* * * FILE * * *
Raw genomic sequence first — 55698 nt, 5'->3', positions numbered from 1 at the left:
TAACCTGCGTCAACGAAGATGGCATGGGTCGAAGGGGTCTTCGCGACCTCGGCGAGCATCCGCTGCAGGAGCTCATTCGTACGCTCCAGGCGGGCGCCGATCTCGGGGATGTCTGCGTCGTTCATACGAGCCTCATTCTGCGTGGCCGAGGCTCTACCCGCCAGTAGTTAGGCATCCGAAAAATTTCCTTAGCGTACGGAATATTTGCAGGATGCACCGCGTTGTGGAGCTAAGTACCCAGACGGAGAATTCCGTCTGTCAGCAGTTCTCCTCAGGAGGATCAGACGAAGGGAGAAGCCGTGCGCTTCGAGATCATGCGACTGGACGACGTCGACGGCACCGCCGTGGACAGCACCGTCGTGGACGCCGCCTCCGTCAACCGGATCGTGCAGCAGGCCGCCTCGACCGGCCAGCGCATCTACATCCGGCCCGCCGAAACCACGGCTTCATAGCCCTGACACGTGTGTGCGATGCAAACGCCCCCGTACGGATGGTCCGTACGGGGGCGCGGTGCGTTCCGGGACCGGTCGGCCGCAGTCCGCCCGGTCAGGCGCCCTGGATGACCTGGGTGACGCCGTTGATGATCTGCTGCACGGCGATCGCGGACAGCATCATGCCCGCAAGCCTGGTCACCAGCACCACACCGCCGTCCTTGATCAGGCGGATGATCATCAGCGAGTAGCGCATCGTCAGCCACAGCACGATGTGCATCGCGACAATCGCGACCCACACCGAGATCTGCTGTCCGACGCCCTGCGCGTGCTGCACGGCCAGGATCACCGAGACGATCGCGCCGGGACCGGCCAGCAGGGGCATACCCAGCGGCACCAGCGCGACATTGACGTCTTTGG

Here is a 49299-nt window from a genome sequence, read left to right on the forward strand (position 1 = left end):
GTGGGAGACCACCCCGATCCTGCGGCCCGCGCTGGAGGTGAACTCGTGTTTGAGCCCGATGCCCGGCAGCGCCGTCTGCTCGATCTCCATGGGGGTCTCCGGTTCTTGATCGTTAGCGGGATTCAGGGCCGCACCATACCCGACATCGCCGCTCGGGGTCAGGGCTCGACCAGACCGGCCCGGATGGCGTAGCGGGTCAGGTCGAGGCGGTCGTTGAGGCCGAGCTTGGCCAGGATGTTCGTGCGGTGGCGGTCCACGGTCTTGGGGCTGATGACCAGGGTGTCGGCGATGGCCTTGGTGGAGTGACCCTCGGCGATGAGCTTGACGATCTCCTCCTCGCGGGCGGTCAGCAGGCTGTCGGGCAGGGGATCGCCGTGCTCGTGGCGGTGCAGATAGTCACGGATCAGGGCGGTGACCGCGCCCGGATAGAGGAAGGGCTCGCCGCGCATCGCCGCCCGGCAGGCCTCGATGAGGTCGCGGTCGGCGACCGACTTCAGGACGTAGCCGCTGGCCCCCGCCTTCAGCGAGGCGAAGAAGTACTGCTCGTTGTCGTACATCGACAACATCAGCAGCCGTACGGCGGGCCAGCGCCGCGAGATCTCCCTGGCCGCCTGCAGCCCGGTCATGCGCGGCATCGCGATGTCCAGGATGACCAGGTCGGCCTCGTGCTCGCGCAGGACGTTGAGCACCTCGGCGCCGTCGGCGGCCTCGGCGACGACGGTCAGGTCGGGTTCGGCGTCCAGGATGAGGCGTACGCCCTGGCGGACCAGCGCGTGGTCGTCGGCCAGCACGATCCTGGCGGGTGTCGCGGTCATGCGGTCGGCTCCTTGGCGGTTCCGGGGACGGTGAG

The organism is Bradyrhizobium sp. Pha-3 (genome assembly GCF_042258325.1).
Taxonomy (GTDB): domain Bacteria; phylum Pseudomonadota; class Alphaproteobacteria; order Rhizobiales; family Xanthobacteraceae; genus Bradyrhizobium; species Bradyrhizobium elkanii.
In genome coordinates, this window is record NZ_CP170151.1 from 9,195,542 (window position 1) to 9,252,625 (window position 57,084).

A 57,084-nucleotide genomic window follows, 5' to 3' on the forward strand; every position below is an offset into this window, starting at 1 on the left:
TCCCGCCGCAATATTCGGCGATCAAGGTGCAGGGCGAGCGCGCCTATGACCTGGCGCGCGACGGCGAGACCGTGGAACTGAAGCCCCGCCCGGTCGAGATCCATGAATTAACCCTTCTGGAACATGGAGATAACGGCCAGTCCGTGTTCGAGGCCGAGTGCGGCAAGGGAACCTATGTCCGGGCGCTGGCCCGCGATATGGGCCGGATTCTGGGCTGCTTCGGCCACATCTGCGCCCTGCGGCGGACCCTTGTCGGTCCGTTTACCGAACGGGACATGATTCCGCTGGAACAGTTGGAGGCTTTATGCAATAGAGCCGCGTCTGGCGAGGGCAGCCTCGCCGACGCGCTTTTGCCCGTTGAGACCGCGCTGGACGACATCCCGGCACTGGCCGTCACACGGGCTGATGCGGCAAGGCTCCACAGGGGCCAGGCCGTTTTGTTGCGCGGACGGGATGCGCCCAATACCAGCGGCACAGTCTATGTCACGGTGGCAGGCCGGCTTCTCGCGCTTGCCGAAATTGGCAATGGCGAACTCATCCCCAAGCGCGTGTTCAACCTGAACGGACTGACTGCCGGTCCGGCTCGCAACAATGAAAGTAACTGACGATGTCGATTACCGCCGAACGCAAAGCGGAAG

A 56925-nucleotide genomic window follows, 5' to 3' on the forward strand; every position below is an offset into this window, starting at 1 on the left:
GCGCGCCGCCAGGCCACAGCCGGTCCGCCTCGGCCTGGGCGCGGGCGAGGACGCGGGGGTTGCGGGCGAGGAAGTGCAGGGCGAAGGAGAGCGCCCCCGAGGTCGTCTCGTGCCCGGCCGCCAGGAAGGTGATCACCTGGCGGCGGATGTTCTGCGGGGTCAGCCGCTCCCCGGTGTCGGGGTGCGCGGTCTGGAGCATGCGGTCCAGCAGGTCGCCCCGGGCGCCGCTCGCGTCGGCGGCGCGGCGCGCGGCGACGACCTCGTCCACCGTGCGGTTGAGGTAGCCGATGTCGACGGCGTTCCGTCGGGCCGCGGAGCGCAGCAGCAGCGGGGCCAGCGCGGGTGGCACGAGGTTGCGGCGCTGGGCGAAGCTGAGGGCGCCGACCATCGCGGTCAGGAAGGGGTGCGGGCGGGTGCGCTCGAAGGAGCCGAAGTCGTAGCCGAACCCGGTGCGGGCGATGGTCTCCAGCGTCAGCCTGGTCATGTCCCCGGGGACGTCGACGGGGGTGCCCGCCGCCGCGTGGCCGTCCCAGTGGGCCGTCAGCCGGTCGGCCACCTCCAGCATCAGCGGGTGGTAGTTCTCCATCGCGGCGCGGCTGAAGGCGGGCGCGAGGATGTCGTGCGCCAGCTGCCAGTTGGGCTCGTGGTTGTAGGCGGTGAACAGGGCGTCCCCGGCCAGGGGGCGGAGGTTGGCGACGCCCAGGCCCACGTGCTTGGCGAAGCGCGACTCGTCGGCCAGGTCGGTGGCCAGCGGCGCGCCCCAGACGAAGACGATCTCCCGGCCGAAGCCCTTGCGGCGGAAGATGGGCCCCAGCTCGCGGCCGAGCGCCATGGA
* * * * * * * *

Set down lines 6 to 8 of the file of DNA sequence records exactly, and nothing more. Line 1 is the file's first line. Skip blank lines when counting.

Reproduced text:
Taxonomy (GTDB): domain Bacteria; phylum Pseudomonadota; class Alphaproteobacteria; order Rhizobiales; family Xanthobacteraceae; genus Bradyrhizobium; species Bradyrhizobium elkanii.
In genome coordinates, this window is record NZ_CP170151.1 from 9,195,542 (window position 1) to 9,252,625 (window position 57,084).

A 57,084-nucleotide genomic window follows, 5' to 3' on the forward strand; every position below is an offset into this window, starting at 1 on the left: